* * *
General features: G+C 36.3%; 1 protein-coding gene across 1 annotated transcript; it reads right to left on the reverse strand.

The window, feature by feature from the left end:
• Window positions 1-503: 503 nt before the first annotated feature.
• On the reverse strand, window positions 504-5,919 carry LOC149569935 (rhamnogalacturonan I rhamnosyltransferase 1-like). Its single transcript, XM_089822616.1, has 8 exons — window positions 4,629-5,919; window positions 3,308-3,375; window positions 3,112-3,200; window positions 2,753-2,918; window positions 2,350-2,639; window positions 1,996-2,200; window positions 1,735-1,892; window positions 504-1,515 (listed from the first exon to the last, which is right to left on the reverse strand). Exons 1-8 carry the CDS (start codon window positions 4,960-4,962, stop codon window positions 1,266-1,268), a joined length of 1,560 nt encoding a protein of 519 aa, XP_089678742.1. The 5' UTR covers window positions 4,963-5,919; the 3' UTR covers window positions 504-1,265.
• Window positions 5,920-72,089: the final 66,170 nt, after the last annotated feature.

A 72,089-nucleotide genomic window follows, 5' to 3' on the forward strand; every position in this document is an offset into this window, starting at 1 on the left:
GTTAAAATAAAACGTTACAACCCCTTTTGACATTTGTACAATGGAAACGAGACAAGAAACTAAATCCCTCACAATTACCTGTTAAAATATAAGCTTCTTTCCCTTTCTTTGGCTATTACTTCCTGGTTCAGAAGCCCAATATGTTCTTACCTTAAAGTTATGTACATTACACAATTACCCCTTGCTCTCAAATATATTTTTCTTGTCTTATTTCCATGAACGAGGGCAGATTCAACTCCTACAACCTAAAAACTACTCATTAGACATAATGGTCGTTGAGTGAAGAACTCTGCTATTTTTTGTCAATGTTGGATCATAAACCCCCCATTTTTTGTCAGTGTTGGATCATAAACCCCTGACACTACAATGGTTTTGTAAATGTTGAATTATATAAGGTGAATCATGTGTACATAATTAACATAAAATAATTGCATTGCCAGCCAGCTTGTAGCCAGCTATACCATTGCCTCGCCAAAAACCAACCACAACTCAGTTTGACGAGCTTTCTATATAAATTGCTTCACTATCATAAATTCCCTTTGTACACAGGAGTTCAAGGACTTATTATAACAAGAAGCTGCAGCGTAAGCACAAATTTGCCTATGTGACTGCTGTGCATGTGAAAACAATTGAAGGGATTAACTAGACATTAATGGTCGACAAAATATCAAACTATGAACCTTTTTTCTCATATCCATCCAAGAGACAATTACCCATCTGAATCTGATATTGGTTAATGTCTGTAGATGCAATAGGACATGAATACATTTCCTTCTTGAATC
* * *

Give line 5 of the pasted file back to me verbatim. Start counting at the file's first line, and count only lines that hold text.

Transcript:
• Window positions 5,920-72,089: the final 66,170 nt, after the last annotated feature.